Yet across the country, companies have been doing just that. And the giveaways are adding up to a gigantic bill for taxpayers.
A Times investigation has examined and tallied thousands of local incentives granted nationwide and has found that states, counties and cities are giving up more than $80 billion each year to companies. The beneficiaries come from virtually every corner of the corporate world, encompassing oil and coal conglomerates, technology and entertainment companies, banks and big-box retail chains.
The Times seems to be on the edge of a discovery that libertarians and other fiscal conservatives had known for years: a “beggar thy neighbor” approach to tax incentives accomplishes no good, achieves no permanent goals. But the paper misses the real lesson, even as it reports it:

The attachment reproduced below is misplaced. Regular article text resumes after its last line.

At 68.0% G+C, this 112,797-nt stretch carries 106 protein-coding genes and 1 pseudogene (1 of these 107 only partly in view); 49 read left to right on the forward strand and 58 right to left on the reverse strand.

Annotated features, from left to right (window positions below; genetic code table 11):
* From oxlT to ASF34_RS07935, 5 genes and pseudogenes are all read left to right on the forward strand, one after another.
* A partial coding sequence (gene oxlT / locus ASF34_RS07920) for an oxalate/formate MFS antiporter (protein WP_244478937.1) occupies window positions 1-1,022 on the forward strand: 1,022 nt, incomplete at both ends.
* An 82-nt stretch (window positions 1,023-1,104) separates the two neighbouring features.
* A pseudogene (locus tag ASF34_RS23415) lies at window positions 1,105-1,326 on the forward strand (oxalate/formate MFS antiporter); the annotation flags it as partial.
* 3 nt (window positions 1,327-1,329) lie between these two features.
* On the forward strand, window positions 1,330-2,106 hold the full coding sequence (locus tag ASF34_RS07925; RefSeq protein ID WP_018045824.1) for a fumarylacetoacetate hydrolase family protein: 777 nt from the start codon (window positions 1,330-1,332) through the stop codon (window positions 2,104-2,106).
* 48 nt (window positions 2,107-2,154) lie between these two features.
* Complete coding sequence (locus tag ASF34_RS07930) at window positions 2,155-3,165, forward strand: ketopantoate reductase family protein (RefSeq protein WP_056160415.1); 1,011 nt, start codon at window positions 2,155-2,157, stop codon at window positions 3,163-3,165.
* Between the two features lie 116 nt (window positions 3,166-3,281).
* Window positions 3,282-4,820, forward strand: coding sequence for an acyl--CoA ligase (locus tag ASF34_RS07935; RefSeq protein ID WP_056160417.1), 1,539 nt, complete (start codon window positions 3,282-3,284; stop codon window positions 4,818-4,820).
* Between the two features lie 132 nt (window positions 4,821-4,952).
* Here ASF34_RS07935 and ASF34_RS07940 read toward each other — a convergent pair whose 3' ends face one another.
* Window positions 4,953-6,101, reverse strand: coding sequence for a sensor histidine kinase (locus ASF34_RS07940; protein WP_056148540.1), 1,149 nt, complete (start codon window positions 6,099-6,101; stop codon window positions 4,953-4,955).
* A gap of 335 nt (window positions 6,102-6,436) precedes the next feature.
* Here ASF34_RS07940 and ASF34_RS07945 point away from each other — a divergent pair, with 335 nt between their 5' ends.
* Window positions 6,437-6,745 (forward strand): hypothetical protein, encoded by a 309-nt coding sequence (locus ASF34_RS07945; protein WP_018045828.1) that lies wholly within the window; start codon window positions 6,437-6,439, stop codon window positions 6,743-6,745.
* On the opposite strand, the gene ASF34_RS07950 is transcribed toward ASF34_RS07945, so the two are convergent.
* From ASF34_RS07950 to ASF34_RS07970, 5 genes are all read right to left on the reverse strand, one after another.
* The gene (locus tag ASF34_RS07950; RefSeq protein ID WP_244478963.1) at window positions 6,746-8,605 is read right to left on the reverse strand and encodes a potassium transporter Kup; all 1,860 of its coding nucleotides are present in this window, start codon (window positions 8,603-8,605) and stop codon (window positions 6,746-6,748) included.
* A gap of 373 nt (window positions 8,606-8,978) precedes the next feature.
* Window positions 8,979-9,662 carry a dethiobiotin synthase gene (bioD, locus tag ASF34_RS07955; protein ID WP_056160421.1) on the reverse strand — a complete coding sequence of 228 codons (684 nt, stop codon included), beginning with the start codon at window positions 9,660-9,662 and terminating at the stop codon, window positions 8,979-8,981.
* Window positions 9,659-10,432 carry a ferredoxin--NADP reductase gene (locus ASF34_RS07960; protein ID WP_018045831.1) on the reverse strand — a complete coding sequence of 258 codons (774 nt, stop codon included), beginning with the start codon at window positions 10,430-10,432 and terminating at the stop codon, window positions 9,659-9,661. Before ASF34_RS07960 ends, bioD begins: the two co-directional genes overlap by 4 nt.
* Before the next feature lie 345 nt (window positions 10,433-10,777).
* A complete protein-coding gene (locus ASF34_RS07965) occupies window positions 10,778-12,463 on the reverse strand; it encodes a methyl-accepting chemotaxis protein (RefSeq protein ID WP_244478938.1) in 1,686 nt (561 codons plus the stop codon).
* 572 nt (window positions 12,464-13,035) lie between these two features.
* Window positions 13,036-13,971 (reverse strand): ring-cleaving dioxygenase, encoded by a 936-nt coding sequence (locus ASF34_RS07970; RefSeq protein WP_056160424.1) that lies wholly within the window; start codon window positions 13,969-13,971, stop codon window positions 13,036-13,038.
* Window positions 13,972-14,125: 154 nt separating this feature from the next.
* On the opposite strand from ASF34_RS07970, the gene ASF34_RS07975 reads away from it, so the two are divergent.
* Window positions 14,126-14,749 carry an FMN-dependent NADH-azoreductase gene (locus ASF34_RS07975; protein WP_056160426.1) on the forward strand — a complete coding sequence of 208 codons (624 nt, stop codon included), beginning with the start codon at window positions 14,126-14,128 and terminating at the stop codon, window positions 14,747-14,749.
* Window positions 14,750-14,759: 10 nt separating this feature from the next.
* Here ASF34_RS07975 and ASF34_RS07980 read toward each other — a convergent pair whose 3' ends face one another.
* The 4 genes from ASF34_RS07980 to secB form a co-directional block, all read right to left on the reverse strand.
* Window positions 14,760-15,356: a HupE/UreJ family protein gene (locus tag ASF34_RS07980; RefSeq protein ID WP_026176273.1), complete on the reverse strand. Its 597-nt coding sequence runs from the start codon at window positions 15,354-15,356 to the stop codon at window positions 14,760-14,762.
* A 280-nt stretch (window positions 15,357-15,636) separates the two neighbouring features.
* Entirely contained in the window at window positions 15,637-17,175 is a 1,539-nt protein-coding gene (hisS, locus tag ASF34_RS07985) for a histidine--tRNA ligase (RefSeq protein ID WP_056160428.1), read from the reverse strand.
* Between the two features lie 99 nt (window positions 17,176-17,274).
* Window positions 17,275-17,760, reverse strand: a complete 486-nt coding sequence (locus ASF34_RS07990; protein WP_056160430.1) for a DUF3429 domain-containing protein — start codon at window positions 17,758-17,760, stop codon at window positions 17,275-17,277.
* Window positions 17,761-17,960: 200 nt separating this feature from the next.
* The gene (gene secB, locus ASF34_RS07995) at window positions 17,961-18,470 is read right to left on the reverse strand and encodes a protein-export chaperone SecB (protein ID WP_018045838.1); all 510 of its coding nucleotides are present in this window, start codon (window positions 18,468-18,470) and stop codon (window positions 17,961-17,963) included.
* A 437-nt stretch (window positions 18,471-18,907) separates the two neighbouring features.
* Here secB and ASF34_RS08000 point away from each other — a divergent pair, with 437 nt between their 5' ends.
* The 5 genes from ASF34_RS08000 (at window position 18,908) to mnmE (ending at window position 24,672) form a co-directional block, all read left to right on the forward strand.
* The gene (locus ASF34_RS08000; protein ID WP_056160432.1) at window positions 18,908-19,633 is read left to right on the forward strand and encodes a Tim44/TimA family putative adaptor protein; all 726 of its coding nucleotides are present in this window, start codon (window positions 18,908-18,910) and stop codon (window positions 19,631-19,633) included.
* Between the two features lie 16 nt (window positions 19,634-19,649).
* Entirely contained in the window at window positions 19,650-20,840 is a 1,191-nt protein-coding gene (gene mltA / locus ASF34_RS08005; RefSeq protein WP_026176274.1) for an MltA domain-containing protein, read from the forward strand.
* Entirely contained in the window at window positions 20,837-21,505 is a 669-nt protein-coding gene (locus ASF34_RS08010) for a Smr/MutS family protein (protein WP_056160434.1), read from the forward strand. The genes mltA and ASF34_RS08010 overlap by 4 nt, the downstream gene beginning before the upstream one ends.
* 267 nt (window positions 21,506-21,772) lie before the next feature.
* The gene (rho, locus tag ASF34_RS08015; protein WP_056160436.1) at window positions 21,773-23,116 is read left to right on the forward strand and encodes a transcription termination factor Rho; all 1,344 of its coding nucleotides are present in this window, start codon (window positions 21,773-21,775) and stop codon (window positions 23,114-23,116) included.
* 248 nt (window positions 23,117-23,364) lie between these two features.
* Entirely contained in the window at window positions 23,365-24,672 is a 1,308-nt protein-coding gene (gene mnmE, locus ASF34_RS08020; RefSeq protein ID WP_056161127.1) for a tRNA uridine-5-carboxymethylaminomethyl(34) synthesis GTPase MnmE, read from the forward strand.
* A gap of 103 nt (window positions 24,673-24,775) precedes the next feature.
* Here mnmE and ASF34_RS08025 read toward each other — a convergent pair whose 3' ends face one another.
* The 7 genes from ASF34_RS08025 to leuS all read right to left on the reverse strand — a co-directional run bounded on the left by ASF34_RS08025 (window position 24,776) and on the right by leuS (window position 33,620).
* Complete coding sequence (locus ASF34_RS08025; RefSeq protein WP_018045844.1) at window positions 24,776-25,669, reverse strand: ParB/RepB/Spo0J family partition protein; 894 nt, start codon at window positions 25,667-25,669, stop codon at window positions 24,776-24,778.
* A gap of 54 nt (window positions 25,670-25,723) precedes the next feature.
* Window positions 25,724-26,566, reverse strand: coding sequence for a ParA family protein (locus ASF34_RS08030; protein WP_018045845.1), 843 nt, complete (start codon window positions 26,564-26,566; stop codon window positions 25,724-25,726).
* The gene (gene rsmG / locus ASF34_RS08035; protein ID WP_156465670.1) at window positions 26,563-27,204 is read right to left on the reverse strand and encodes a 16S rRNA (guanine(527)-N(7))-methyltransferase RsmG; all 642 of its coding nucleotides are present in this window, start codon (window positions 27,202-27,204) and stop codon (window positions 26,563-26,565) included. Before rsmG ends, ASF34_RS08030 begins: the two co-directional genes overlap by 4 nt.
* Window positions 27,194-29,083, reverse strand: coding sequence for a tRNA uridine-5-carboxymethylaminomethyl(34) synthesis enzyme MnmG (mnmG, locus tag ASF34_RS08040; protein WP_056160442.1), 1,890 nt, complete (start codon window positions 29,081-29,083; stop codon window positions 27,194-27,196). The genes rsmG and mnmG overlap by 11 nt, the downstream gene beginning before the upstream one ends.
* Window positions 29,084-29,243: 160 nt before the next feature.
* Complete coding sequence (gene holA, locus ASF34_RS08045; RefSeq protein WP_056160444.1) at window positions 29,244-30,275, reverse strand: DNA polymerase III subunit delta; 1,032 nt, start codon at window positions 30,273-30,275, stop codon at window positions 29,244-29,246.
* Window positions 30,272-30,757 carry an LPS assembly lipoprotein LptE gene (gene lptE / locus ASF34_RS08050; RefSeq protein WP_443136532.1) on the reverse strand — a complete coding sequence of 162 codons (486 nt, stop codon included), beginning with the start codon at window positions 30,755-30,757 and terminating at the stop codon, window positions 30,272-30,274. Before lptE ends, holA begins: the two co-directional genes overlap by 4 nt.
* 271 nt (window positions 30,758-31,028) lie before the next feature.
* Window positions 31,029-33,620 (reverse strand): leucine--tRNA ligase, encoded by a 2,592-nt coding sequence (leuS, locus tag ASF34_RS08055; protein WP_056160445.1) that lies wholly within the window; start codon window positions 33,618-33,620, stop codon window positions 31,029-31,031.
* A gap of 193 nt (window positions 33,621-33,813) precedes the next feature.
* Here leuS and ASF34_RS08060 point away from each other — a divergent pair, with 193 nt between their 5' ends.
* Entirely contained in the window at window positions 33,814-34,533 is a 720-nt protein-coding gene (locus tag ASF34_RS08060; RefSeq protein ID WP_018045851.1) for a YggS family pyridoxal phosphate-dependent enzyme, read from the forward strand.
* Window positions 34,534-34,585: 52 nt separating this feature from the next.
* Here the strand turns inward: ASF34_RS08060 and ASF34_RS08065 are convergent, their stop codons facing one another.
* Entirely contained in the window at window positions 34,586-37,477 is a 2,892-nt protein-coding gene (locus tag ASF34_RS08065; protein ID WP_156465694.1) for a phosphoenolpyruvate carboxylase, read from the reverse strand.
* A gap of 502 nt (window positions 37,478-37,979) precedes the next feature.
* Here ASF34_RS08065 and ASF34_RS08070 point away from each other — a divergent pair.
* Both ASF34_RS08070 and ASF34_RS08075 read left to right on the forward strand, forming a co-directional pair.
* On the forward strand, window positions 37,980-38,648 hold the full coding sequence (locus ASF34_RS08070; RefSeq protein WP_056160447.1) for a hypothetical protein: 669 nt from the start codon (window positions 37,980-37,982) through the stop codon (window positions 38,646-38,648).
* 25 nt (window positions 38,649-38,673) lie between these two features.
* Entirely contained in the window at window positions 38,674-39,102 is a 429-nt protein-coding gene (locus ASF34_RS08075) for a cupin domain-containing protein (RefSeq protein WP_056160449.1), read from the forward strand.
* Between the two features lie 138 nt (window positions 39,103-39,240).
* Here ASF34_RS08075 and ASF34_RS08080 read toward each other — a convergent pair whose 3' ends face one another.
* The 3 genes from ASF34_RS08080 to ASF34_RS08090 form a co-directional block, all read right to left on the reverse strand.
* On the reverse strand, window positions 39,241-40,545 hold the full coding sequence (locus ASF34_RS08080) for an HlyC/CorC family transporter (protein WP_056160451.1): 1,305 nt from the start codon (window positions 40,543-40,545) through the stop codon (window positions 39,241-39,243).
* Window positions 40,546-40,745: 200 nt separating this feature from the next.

In a few states, the cost of incentives is not significant. But several of them have low business taxes — or none at all — which can save companies even more money than tax credits.
See if you can grasp the concept that eludes the Times: states with lower corporate taxes can attract businesses without the use of special tax breaks. Certainly our own governor and legislature can’t grasp that idea* but then, as the article points out, this is all about politics, the desire of politicians to look as though they’re bringing jobs to their state and city.
And it’s about power: if you let everyone keep more of their money, you lose the ability to reward your friends and punish your enemies, and what’s the point of that? This may shock you, but politicians aren’t in the game because of their great love of humanity – the day of the gentleman farmer reluctantly heading to the new capital to volunteer his services for a short time are over, if they ever existed at all. We have a professional class of politicians now and they have no intention of returning to the fields, ever.
* According to this WSJ article, Malloy has increased these taxpayer giveaways 70% during his tenure.